Keywords: Frugal Innovation; Knowledge transfer; Emerging markets; Resource-constraint innovation; BoP; Emerging middle class.
Bridging the gap from research to high-technology ventures with experienced entrepreneurs
by Karen Murdock, Majken Overgaard, Monika Luniewska, Jes Broeng
Abstract: The paper explores an alternative approach to the traditional transfer of university research output. This approach proposes a systematic search and matching of external experienced entrepreneurs with university researchers to stimulate spinning out university-developed technology. Bridging the gap (BtG) is a model for combining the experiences, market insight and network connections of experienced entrepreneurs and the technical knowledge and capabilities of university researchers to create a stronger basis for spin-outs. Inserting market knowledge and competences in the research domain of scientists optimizes the selection of technology applications, which accelerates the spin-out process and generally strengthens the prospects for the emerging firm to achieve and sustain growth. Application of the model to two departments at the Technical University of Denmark provides empirical evidence for the models usefulness.
Keywords: technology transfer; university spin-out; researchers’ skills gap; experienced entrepreneurs; bridging the gap.
Innovation Opportunities Emerging from Leading-Edge Art/Science/Technology Interaction
by Erich Prem
Abstract: This paper examines results from recent initiatives (FEAT) in the area of art/science/technology interaction. We study cases of artistic residencies with research projects in the area of future and emerging technologies. The results show that artistic interaction with scientists and engineers can lead to new forms of impact for technology-oriented research projects with important long-term effects in public relation of research projects by means of the materiality of artworks. In addition, artists become early adopters of technology based on their acquisition of new competencies and experimentation with research technology. The results from our analysis also indicate a long-term effect on the social networks of both artists and researchers and suggest durable collaboration emerging from longer-term artistic residencies in technoscientific research projects.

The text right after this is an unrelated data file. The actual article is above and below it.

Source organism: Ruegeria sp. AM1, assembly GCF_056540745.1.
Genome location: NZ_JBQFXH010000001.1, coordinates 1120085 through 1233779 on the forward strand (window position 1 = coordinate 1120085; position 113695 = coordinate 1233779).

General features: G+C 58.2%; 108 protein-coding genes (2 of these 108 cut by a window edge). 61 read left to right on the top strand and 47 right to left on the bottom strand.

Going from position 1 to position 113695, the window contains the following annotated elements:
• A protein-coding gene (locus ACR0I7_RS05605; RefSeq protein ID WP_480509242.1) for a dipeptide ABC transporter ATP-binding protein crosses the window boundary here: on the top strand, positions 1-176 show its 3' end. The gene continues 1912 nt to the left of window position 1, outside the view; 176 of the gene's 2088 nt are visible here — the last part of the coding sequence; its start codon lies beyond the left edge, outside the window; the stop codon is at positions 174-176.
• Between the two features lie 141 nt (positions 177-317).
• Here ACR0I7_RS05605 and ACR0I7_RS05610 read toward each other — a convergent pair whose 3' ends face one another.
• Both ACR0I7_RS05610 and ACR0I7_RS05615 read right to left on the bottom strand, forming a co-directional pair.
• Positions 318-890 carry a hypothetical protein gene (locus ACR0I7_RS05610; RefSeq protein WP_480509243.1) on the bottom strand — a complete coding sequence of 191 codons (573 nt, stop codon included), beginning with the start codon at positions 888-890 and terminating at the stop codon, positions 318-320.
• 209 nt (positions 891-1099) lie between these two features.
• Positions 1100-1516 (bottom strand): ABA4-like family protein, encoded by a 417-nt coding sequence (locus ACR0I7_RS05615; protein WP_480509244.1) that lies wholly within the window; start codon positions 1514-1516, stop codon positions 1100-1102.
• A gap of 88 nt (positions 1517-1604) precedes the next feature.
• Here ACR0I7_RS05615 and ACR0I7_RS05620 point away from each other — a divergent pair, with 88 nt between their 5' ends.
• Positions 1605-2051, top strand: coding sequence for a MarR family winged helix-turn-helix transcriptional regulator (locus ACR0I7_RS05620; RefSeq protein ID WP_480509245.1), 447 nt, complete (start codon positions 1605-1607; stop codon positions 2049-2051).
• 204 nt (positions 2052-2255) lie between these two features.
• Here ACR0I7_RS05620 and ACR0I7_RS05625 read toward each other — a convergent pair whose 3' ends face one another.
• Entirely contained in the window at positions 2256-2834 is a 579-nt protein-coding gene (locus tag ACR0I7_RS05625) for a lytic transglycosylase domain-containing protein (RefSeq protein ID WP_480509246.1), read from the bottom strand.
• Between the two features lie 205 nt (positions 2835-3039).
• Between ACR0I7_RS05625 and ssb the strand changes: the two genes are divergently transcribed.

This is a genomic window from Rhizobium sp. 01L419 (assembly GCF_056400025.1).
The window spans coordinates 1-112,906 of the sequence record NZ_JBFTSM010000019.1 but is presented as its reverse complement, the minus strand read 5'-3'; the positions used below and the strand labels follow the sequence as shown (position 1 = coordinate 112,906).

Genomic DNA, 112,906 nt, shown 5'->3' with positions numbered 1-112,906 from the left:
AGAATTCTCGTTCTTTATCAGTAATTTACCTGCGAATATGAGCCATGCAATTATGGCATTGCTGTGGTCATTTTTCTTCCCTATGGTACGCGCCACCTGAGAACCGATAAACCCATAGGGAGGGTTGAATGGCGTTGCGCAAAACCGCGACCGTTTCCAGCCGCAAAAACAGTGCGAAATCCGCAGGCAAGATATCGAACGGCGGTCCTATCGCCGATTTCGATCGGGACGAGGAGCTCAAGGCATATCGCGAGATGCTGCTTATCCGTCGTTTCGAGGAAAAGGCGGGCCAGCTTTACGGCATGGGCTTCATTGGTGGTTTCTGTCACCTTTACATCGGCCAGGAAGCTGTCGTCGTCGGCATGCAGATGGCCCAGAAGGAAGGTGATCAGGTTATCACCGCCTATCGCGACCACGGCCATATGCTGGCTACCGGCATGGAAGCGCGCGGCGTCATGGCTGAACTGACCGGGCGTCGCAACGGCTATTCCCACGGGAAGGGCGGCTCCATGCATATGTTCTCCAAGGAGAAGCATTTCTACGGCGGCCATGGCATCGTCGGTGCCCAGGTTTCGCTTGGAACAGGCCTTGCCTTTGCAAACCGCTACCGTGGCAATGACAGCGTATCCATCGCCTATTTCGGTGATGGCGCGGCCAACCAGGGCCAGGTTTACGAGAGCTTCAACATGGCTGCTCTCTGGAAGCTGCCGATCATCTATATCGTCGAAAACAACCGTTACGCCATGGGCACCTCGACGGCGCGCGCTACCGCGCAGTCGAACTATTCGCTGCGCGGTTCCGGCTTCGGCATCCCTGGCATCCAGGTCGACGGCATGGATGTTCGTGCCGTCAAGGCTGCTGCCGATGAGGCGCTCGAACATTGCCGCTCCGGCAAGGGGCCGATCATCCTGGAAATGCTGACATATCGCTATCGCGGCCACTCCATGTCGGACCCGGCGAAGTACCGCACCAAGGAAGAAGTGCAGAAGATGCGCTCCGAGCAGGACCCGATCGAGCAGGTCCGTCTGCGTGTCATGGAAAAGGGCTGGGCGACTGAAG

Keywords: art; science; philosophy; creativity; ethics; future and emerging technologies.
Developing Absorptive Capacity for Midstream Science in Open Innovation Contexts
by Urs Daellenbach, Sally Davenport, Katharina Ruckstuhl
Abstract: Open innovation and absorptive capacity research address similar issues related to the transfer of knowledge in settings where a broader perspective can yield benefits through collaboration between organisations and individuals. Both, however, have traditionally emphasised a firm and commercial focus. Here, we argue that these literatures can be fruitfully combined, particularly when considering the relatively under-researched partnering of public-sector researchers within mid-stream science research collaborations with commercial firms in a cross-cultural context.
Keywords: absorptive capacity; open innovation; science-industry collaboration; academic engagement; New Zealand; National Science Challenges.